The accelerated electrification programme targets formal and informal households in urban as well as rural areas, with the objective of raising the percentage of electrified households from the 1992 level of 32 %, to more than 70 % by 2000. Despite the total number of homes approaching 8.5 million, more than 63 % have already been equipped with electricity.

    Escom, South Africa’s electricity supplier, has used solar systems and micro-hydro schemes to bring electricity to more than 1500 schools and 300 clinics in rural areas. In addition, Escom, in a joint venture with Shell International Renewables, commenced with the first phase of a programme entailing electrification of 6000 homes, using solar technology. The second phase targets another 44,000 homes.

    Electrification programme progress statistics showing number of connections

    Year Escom Local Government 1991 30 000   1992 145 000   1993 208 000 70 000 1994 254 000 164 000 1995 313 000 150 000 1996 307 000 137 000 1997 285 000 166 000 1998 300 000(planned) 150 000 1999 290 000 (planned) 150 000 TOTAL 1 750 000 918 000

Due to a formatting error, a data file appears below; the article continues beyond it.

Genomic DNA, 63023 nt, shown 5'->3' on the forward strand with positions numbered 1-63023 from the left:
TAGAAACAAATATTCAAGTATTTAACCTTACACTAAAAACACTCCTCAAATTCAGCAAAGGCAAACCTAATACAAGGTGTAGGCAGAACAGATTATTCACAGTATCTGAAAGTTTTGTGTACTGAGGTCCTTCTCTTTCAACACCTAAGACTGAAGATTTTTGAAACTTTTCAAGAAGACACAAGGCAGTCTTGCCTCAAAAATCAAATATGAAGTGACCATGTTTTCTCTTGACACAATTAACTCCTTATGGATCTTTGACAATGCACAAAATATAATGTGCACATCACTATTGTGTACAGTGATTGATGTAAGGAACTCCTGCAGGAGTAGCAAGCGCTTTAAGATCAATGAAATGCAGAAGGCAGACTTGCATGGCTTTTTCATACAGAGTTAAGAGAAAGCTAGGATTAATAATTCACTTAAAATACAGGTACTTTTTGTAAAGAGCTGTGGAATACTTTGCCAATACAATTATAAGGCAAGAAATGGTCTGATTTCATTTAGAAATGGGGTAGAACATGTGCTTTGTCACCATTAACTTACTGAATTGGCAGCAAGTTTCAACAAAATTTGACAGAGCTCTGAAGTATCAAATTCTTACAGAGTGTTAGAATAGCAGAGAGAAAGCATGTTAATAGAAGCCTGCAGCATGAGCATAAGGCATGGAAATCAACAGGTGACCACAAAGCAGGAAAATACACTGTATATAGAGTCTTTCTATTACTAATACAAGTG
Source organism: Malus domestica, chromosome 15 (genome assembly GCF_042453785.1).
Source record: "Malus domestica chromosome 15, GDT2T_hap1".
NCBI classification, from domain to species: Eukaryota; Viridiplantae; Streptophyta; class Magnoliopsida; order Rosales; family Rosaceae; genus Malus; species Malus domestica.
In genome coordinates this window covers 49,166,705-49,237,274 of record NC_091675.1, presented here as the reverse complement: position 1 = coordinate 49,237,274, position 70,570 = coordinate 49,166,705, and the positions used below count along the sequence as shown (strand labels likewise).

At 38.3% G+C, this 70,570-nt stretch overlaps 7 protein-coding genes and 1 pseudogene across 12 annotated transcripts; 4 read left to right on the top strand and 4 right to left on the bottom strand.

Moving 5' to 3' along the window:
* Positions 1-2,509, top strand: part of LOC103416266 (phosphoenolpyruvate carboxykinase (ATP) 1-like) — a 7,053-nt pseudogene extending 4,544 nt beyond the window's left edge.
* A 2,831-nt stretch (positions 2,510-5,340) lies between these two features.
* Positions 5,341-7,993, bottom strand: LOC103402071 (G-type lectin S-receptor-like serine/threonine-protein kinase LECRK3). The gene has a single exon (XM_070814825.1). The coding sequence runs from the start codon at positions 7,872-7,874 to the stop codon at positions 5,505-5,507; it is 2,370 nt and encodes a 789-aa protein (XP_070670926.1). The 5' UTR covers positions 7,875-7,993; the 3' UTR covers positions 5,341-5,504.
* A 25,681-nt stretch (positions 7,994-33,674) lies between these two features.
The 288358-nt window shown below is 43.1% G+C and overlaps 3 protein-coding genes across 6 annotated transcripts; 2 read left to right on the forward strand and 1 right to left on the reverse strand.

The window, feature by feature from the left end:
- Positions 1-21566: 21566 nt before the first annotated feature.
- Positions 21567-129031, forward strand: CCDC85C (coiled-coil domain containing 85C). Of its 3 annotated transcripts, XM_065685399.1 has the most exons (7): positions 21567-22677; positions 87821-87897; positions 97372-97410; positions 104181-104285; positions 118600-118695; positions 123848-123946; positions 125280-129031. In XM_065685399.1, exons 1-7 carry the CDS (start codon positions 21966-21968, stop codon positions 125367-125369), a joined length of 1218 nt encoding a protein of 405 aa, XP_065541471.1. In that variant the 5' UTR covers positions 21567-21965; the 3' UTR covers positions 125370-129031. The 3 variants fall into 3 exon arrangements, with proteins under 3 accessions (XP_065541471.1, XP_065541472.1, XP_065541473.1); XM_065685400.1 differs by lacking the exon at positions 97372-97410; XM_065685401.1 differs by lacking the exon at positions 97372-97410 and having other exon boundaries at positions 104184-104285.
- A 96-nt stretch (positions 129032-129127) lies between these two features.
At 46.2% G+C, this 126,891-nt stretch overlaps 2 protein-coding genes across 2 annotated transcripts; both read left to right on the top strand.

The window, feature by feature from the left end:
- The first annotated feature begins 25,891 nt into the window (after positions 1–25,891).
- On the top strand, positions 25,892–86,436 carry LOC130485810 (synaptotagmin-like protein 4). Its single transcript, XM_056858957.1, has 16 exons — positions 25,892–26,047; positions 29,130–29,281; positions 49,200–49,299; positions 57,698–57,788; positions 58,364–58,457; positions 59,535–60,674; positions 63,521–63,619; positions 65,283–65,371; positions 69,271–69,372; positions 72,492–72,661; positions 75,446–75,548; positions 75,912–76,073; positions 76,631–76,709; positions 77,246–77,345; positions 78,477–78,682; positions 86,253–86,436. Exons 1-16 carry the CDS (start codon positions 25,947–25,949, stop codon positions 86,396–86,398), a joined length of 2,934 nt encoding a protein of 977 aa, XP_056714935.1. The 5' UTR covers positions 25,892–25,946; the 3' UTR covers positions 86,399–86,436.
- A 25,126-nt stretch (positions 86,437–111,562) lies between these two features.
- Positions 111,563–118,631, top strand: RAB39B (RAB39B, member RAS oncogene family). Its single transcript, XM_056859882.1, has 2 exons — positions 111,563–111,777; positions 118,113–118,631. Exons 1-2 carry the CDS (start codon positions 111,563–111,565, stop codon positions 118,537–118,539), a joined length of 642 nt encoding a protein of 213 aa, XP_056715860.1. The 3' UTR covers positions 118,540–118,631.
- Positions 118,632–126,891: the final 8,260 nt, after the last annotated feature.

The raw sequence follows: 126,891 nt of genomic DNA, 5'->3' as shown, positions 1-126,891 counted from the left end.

Escom conducts constant and ongoing research into alternative energy sources: solar, wind, hydro, nuclear, biomass, wave, geothermal.

    A new type of nuclear technology, the Pebble Bed Nuclear Reactor, is very promising and feasible applications for South Africa are investigated.

    Electricity and coal provide about three-quarters of energy consumed by the industry and mining sectors. The balance is made up largely of coke and blast furnace gases and small amounts of heating oils. Total primary energy supply for 1996 was 4.552 million TJ, compared to 4.527 million TJ in 1997. This included coal, crude oil, gas, nuclear, hydro and renewable energy.